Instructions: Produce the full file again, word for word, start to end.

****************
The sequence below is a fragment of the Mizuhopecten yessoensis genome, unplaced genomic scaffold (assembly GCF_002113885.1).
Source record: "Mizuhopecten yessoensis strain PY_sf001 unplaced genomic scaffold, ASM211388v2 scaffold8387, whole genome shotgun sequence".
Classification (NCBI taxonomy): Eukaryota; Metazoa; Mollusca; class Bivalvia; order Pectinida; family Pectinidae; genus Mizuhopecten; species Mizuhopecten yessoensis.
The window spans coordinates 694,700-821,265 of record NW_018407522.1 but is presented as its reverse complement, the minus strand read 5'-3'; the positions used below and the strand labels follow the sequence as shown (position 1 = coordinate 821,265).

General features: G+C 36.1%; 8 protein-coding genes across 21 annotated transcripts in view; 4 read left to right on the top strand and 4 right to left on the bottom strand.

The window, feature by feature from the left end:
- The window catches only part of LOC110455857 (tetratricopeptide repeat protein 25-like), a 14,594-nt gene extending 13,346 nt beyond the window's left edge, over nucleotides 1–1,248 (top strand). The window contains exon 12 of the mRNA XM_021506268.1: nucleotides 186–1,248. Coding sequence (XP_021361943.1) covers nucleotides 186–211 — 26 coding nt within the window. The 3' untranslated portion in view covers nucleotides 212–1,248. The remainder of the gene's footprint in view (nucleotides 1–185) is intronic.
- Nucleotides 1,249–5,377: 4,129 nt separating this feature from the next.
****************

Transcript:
The sequence below is a fragment of the Mizuhopecten yessoensis genome, unplaced genomic scaffold (assembly GCF_002113885.1).
Source record: "Mizuhopecten yessoensis strain PY_sf001 unplaced genomic scaffold, ASM211388v2 scaffold8387, whole genome shotgun sequence".
Classification (NCBI taxonomy): Eukaryota; Metazoa; Mollusca; class Bivalvia; order Pectinida; family Pectinidae; genus Mizuhopecten; species Mizuhopecten yessoensis.
The window spans coordinates 694,700-821,265 of record NW_018407522.1 but is presented as its reverse complement, the minus strand read 5'-3'; the positions used below and the strand labels follow the sequence as shown (position 1 = coordinate 821,265).

General features: G+C 36.1%; 8 protein-coding genes across 21 annotated transcripts in view; 4 read left to right on the top strand and 4 right to left on the bottom strand.

The window, feature by feature from the left end:
- The window catches only part of LOC110455857 (tetratricopeptide repeat protein 25-like), a 14,594-nt gene extending 13,346 nt beyond the window's left edge, over nucleotides 1–1,248 (top strand). The window contains exon 12 of the mRNA XM_021506268.1: nucleotides 186–1,248. Coding sequence (XP_021361943.1) covers nucleotides 186–211 — 26 coding nt within the window. The 3' untranslated portion in view covers nucleotides 212–1,248. The remainder of the gene's footprint in view (nucleotides 1–185) is intronic.
- Nucleotides 1,249–5,377: 4,129 nt separating this feature from the next.